Science – Past carbon effects suggest future climate scenarios – Publimetro México

Madrid, 16 (European press)

A brief episode of warming caused by the explosion of carbon emissions, prelude to a period of extremes of heat 56 million years ago, is related to the change in the current climate.

The new findings, published in Science Advances, indicate that the amount of carbon released into the atmosphere during this precursor lower than the so-called Paleocene-Eocene Thermal Maximum (PETM) was roughly the same as the current cumulative carbon emissions from combustion. other human activities.

Thus, the short-lived precursor event represents what would happen if current emissions could be stopped quickly, while more extreme global warming for MTBE shows the consequences of continuing to release carbon into the atmosphere at the current rate.

Co-author James Zakos, Professor of Earth and Planetary Sciences and Ida Benson Lane Chair in Ocean Health at UCLA, said the UC Santa Cruz statement. If we stop emissions today, this carbon will end up mixing in the deep sea and its signals will disappear, because the deep sea reservoir is huge.”

This process would take hundreds of years, which is a long time by human standards, but short compared to the tens of thousands of years it took the Earth’s climate system to recover from the extremes of PETM.

The new findings are based on analysis of marine sediments that were deposited in shallow waters along the Atlantic coast of the United States and are now part of the Atlantic Coastal Plain. At the time of the MTPE, sea level was higher and much of Maryland, Delaware, and New Jersey was underwater. The US Geological Survey (USGS) excavated sediment cores from this area that the researchers used in the study.

MTPE in marine sediments is characterized by a significant change in carbon isotope composition and other evidence of drastic changes in ocean chemistry as a result of the uptake of large amounts of carbon dioxide from the atmosphere.

Marine sediments contain the microscopic shells of tiny marine creatures called foraminifera that live in the surface waters of the oceans. The chemical composition of these shells records the environmental conditions in which they formed and reveals evidence of rising surface water temperatures and ocean acidification.

The first author, Tali Babila, started the study as a postdoctoral fellow working with Zacos at the University of Santa Cruz and is now at the University of Southampton, UK. New analytical methods developed in Southampton enabled researchers to analyze the isotopic composition of boron in individual foraminifera to reconstruct a detailed record of ocean acidification. This was part of a suite of geochemical analyzes they used to reconstruct the environmental changes during the major precursor and MTPE event.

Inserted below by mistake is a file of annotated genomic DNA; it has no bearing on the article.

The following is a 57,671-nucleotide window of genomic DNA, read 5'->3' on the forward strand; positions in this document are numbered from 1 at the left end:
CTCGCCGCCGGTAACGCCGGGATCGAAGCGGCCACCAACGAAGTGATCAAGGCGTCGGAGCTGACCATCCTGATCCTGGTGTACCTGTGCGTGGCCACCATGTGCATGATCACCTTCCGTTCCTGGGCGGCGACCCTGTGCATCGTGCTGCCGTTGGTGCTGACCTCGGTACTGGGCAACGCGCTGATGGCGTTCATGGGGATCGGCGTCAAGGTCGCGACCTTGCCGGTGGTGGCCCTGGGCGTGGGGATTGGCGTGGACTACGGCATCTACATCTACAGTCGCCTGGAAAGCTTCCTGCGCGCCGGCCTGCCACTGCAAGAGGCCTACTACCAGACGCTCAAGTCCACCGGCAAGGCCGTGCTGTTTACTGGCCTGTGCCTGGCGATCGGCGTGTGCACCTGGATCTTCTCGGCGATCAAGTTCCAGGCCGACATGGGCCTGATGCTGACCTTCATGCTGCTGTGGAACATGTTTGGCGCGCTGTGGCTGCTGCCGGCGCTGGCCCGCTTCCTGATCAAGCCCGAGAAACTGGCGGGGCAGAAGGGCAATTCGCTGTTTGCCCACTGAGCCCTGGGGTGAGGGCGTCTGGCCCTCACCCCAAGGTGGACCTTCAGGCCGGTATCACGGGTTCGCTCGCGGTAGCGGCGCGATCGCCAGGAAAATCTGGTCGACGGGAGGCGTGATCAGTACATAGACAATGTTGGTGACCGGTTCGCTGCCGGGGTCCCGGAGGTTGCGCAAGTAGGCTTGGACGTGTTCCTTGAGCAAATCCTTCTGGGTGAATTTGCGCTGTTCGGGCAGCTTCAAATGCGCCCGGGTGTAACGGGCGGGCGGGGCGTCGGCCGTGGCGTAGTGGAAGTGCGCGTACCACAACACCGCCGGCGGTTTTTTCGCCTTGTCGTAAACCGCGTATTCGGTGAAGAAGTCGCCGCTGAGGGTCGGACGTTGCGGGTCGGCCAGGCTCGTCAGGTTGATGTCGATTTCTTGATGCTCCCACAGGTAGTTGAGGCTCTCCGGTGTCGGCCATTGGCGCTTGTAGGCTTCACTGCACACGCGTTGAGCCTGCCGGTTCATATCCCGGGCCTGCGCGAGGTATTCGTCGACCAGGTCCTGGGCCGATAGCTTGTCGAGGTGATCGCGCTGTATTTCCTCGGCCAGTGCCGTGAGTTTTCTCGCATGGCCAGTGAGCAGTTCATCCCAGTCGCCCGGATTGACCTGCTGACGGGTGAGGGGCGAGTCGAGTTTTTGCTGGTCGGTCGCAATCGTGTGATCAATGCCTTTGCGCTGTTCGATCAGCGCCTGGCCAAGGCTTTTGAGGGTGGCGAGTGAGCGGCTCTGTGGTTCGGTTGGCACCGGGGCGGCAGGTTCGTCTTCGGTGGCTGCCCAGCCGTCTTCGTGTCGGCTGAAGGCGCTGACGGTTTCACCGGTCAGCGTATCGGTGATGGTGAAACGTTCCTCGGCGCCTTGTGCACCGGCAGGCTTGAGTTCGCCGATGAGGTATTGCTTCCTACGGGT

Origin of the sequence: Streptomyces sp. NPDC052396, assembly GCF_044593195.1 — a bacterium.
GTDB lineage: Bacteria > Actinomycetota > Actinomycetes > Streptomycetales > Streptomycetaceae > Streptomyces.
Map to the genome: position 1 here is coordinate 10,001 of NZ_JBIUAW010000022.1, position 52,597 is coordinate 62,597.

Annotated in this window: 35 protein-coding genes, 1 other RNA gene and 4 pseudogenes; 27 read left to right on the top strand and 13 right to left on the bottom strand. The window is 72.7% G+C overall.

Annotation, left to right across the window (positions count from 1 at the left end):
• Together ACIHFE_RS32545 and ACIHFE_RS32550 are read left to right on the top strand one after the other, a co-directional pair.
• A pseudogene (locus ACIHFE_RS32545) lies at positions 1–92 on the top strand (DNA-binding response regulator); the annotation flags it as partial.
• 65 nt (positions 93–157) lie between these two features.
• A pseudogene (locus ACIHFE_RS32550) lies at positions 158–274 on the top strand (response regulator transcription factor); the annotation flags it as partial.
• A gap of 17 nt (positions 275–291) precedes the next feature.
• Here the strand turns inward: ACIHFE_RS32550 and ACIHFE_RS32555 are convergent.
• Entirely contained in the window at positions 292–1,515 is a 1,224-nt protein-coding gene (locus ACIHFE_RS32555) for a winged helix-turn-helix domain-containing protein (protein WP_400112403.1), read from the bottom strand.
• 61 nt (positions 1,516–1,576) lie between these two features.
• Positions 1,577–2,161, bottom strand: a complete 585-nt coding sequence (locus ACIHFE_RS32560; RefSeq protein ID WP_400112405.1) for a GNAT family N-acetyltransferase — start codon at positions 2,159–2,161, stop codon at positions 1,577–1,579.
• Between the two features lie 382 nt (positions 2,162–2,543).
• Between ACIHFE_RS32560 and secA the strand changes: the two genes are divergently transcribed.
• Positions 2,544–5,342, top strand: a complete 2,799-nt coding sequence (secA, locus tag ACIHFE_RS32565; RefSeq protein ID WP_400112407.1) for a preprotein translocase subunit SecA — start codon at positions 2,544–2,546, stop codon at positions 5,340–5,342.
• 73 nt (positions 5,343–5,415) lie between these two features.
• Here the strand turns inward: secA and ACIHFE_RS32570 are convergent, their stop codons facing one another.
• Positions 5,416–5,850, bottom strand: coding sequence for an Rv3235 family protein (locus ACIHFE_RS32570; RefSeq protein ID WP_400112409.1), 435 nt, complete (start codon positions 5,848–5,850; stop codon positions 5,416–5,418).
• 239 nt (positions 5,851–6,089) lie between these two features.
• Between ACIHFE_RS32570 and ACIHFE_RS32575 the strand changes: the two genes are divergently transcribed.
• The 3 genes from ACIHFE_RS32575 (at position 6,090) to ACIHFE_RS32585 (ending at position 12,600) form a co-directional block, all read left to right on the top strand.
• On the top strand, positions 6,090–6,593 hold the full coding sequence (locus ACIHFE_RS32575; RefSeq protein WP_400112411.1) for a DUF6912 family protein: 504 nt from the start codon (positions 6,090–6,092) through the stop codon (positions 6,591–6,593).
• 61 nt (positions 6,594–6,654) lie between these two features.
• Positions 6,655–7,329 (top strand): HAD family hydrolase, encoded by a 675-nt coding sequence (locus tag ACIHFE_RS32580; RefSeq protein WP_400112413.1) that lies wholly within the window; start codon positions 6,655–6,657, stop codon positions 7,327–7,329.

“In the past, thousands of fossil foraminifera shells were needed to measure boron isotopes. Now we can analyze a single shell the size of a grain of sand,” explains Babila.

Hints of precursor heating have been discovered in sediments in the continental section of the Big Horn Basin in Wyoming and a few other places. However, it was not clear whether this was a global signal, as it was absent in the deep-sea sediments core.

This makes sense because deep ocean sedimentation rates are slow, and the signal from a short-lived event would be lost due to the mixing of sediments with bottom-dwelling marine life, Zakus explains.

“The best hope of seeing the signal would be in shallow sea basins, where sedimentation rates are high,” he said. The problem there is that accidental deposition and erosion are most likely. So there is not much chance of him getting infected.”

The USGS and other agencies have drilled many sediment samples (or sections) along the Atlantic coastal plain. The researchers found that MTPE is present in all of these divisions, and several of them also capture the precursor event. The new study focuses on two parts of Maryland – at the South Dover Bridge and at Cambridge Dover Airport.

“We have the full signal here, and two other sites are capturing part of it. We think it’s the same event that they found in the Bighorn Basin,” says Zakus.

Based on their analyzes, the team concluded that precursor signaling in the Maryland sections represented a global event that likely lasted a few centuries, or perhaps several thousand years at most.

Two carbon pulses–the short-lived precursor and the larger, longer-lived carbon emissions that drove the MTBE–led to completely different mechanisms and timescales for the restoration of the Earth’s carbon cycle and climate system.

Carbon absorbed by surface waters during the precursor event was mixed into the deep ocean in about a thousand years. However, carbon emissions through MTPE have exceeded the buffering capacity of the oceans, and removal of excess carbon relies on much slower processes, such as weathering of silicate rocks over tens of thousands of years.

Zakos notes that there are important differences between the Earth’s climate system today and during the Paleocene, particularly the presence of the polar ice caps today, which increases the climate’s sensitivity to global warming.

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